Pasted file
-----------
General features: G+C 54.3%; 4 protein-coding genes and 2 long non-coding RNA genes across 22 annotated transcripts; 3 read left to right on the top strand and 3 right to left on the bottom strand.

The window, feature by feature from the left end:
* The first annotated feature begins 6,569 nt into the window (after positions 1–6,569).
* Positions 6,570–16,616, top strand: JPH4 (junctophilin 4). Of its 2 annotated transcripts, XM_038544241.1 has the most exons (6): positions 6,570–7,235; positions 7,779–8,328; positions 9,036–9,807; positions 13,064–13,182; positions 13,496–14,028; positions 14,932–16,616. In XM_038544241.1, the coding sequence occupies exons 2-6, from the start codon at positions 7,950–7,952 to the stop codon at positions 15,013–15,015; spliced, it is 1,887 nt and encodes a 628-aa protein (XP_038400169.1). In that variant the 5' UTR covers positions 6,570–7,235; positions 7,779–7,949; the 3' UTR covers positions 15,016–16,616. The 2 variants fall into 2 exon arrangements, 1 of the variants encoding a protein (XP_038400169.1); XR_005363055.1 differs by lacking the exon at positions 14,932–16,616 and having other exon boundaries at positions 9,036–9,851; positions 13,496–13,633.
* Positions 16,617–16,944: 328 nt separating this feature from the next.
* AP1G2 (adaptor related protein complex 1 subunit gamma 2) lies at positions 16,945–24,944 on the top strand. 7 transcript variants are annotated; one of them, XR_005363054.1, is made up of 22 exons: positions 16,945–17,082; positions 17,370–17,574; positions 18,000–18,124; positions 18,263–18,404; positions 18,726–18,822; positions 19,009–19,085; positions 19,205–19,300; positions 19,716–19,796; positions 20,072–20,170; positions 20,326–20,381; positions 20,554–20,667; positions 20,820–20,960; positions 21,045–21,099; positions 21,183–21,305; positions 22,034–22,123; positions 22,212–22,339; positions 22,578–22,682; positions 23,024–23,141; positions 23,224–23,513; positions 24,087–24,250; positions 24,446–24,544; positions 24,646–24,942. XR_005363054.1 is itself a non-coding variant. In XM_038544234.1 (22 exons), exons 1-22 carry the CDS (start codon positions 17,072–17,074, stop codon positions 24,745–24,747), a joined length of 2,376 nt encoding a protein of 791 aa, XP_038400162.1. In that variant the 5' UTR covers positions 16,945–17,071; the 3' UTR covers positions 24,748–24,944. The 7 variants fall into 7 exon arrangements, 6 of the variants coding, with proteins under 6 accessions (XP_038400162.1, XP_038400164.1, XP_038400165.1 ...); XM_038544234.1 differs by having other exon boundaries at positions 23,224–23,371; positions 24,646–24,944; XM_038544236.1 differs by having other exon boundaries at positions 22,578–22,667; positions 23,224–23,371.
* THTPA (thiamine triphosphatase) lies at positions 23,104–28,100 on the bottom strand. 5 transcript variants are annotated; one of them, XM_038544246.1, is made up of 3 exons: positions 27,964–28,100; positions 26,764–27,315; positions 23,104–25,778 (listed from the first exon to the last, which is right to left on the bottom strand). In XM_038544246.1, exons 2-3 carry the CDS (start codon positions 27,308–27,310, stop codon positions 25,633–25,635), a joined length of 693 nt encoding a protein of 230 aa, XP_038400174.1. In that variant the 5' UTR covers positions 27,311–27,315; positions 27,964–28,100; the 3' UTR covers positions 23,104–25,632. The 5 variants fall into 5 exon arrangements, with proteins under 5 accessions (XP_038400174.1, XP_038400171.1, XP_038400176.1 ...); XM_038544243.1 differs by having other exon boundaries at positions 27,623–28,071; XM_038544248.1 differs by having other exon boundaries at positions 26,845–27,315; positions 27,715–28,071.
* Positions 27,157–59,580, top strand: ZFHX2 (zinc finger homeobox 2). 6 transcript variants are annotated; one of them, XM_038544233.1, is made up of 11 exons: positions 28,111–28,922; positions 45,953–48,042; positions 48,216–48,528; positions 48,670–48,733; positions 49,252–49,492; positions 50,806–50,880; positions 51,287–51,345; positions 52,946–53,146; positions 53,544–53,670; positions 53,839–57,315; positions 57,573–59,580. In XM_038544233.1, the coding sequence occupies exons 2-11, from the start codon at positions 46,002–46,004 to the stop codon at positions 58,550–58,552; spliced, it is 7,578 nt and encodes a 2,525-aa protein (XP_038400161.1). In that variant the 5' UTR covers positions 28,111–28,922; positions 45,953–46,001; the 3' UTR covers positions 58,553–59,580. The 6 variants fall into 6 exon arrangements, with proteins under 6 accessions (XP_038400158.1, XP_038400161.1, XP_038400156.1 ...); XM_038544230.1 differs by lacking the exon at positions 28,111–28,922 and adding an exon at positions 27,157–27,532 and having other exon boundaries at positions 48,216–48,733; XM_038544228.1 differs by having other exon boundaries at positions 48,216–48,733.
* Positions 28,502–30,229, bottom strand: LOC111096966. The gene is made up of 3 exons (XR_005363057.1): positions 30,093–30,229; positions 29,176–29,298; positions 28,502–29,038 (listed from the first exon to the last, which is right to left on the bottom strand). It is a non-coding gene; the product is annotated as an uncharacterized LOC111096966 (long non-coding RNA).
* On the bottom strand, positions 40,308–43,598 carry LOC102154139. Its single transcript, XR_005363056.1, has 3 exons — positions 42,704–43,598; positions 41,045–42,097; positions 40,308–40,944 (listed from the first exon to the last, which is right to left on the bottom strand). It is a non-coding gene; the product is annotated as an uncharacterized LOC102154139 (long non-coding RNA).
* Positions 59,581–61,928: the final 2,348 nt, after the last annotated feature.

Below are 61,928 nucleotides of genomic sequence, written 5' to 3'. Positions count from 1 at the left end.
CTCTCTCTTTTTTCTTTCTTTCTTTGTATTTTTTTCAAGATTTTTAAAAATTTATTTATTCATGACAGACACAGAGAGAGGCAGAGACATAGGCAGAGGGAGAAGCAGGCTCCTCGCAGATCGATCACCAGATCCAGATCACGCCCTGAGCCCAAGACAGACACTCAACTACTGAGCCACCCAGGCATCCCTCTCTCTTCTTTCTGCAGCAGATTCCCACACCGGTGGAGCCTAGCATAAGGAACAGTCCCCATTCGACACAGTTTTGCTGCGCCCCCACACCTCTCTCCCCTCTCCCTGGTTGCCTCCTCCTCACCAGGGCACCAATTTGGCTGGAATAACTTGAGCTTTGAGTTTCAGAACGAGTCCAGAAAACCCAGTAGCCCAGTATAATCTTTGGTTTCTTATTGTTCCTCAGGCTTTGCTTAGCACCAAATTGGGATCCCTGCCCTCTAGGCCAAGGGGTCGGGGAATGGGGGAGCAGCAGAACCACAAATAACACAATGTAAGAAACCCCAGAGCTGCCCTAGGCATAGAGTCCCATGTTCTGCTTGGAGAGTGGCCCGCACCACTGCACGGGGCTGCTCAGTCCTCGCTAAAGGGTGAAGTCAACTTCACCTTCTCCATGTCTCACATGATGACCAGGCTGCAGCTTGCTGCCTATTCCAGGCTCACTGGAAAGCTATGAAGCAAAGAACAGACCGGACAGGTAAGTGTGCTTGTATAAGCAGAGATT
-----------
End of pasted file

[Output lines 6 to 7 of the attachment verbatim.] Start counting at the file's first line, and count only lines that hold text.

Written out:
* AP1G2 (adaptor related protein complex 1 subunit gamma 2) lies at positions 16,945–24,944 on the top strand. 7 transcript variants are annotated; one of them, XR_005363054.1, is made up of 22 exons: positions 16,945–17,082; positions 17,370–17,574; positions 18,000–18,124; positions 18,263–18,404; positions 18,726–18,822; positions 19,009–19,085; positions 19,205–19,300; positions 19,716–19,796; positions 20,072–20,170; positions 20,326–20,381; positions 20,554–20,667; positions 20,820–20,960; positions 21,045–21,099; positions 21,183–21,305; positions 22,034–22,123; positions 22,212–22,339; positions 22,578–22,682; positions 23,024–23,141; positions 23,224–23,513; positions 24,087–24,250; positions 24,446–24,544; positions 24,646–24,942. XR_005363054.1 is itself a non-coding variant. In XM_038544234.1 (22 exons), exons 1-22 carry the CDS (start codon positions 17,072–17,074, stop codon positions 24,745–24,747), a joined length of 2,376 nt encoding a protein of 791 aa, XP_038400162.1. In that variant the 5' UTR covers positions 16,945–17,071; the 3' UTR covers positions 24,748–24,944. The 7 variants fall into 7 exon arrangements, 6 of the variants coding, with proteins under 6 accessions (XP_038400162.1, XP_038400164.1, XP_038400165.1 ...); XM_038544234.1 differs by having other exon boundaries at positions 23,224–23,371; positions 24,646–24,944; XM_038544236.1 differs by having other exon boundaries at positions 22,578–22,667; positions 23,224–23,371.
* THTPA (thiamine triphosphatase) lies at positions 23,104–28,100 on the bottom strand. 5 transcript variants are annotated; one of them, XM_038544246.1, is made up of 3 exons: positions 27,964–28,100; positions 26,764–27,315; positions 23,104–25,778 (listed from the first exon to the last, which is right to left on the bottom strand). In XM_038544246.1, exons 2-3 carry the CDS (start codon positions 27,308–27,310, stop codon positions 25,633–25,635), a joined length of 693 nt encoding a protein of 230 aa, XP_038400174.1. In that variant the 5' UTR covers positions 27,311–27,315; positions 27,964–28,100; the 3' UTR covers positions 23,104–25,632. The 5 variants fall into 5 exon arrangements, with proteins under 5 accessions (XP_038400174.1, XP_038400171.1, XP_038400176.1 ...); XM_038544243.1 differs by having other exon boundaries at positions 27,623–28,071; XM_038544248.1 differs by having other exon boundaries at positions 26,845–27,315; positions 27,715–28,071.